- Adrenal insufficiency
1. Give a definition of adrenal insufficiency. Adrenal cortex insufficiency, or Addison's disease, is characterized by reduced production of glucocorticoids and mineralocorticoids by the adrenal glands. The cause of the disease is a pathological process that directly affects the adrenal glands (primary hypoadrenocorticism) or the formation and secretion
- Adrenal glands
Physiology The adrenal glands secrete the cortex and medulla. The adrenal cortex is the source of three types of hormones: androgens, mineral-corticoids (for example, aldosterone) and glucocorticoids (for example, cortisol). In the medulla of the adrenal glands, catecholamines are produced (adrenaline, norepinephrine, dopamine). Adrenal androgens are not essential for anesthesia and
- Hyperfunction of the cortex of the adrenal glands
Hyperfunction of the adrenal cortex is a disease that occurs rarely in cats. It is caused by increased synthesis of the hormone cortisone, which leads to metabolic disorders and various pathological processes. The cause may be a tumor of the adrenal glands or pituitary gland. Symptoms: hair loss, swelling, possible liver failure. Treatment usually
The adrenal glands are located in the form of oval or bean-shaped cells medially and somewhat cranial to the kidneys. They develop from two primordia. The adrenal cortex arises from the epithelium of the splanchnomotomes of the mesoderm near the mesentery root, that is, from the same material as the sex glands and kidneys. The brain substance is formed from the material from which the sympathetic develops.
- Adrenal glands
The adrenal cortex produces more than 60 biologically active substances and tissue hormones of a steroid nature, which, by their effect on metabolic processes, are divided into glucocorticoids (cortisone, cortisol), mineralocorticoids (aldosterone, 11 - deoxycorticosterone), sex hormones - androgens (17-ketosteroids) and testosterone) and trace concentrations of female sex hormones -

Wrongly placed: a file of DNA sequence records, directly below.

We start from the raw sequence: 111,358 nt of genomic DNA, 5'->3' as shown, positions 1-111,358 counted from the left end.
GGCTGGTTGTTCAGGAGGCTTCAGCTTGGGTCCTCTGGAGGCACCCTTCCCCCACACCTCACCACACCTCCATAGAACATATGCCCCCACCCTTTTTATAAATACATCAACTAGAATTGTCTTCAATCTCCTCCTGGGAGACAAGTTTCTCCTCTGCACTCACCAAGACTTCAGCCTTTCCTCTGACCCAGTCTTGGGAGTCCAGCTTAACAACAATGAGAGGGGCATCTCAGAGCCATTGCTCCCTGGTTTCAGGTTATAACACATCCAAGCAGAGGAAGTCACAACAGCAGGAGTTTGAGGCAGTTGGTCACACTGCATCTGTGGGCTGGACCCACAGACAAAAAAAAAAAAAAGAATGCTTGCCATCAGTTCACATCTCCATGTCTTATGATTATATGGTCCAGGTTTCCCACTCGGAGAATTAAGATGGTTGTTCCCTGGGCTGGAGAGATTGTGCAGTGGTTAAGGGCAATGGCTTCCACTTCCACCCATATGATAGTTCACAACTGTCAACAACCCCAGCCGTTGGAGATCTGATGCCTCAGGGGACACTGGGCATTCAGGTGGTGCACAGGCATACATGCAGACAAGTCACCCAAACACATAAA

- Adrenal glands (problems)
Physical blocking The adrenal glands are the paired endocrine glands, as the name implies, located above the kidneys. They perform several functions: if necessary, they release adrenaline, which activates the brain, accelerates heart rate and mobilizes sugar from the reserve, when the body needs additional energy. They secrete cortisone - a hormone that plays
- Congenital adrenal hypoplasia
Etiology The hereditary form associated with the X chromosome and caused by defects in the NR0B1 gene encoding a DAX1 transcription factor is most common. Pathogenesis DAX1 factor is necessary for laying the adrenal cortex and testicles, is involved in the regulation of the hypothalamogonadotrophic function. Clinical picture With a defect of factor DAX1 in boys, adrenal insufficiency occurs, clinically
- Anesthesia for adrenal surgery
Anesthetic management during interventions on the adrenal glands is classified as rather complicated. This is due not only to the fact that the adrenal glands produce hormones important for the course of many processes (gluco - and mineralocorticoids, catecholamines). Adrenal hormones have a significant impact on the state of the main vital functions and, above all, on the blood circulation, are involved in